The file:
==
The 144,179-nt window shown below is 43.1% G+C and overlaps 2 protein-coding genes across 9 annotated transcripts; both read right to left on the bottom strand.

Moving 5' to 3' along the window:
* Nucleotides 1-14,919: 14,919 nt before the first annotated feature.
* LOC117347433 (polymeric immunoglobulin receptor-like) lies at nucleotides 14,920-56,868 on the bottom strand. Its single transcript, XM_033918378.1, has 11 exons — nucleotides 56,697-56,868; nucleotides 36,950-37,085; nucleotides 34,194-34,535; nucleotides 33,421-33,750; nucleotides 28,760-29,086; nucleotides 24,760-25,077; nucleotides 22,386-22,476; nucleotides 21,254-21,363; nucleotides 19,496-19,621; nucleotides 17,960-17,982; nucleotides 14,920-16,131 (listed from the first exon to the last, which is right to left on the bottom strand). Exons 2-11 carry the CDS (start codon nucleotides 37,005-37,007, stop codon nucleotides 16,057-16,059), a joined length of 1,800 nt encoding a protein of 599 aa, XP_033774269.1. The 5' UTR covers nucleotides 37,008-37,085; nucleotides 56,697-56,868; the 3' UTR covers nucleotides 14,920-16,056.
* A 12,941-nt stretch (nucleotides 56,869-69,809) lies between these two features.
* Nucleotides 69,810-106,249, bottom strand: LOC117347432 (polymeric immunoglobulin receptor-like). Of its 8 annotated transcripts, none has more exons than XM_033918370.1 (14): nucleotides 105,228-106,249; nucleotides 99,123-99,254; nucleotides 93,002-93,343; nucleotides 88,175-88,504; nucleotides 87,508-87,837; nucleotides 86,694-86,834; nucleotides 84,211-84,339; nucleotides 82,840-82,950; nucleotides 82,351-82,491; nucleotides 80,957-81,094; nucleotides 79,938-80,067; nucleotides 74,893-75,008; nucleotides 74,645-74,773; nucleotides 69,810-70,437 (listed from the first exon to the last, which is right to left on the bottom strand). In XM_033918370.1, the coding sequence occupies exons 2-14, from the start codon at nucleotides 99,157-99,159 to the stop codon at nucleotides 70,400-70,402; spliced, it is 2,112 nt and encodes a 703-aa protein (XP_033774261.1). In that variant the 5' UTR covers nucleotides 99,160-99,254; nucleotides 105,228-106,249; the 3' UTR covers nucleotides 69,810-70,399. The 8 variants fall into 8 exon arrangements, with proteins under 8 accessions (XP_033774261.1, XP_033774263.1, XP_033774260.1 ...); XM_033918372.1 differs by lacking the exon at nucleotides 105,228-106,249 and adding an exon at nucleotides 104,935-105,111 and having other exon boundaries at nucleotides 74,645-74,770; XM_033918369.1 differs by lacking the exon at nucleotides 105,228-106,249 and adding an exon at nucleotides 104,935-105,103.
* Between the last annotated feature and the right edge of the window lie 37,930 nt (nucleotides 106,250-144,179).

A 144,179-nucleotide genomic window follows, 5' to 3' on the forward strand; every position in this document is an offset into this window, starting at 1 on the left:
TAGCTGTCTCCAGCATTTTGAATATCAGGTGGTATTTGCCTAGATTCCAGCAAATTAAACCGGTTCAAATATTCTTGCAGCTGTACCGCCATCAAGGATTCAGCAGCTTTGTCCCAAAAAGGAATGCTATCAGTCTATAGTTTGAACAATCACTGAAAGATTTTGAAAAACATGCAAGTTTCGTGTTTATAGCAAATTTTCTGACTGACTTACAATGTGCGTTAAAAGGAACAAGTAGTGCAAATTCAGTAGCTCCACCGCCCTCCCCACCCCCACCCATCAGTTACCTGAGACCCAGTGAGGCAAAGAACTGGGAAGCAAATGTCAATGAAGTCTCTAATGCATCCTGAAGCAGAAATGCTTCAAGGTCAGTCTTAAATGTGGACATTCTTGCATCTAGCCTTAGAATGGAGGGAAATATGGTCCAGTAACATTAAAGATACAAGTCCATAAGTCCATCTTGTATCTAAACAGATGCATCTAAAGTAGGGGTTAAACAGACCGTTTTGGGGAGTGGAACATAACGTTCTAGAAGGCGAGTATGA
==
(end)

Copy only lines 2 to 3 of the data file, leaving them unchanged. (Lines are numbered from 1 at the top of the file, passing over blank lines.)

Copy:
Moving 5' to 3' along the window:
* Nucleotides 1-14,919: 14,919 nt before the first annotated feature.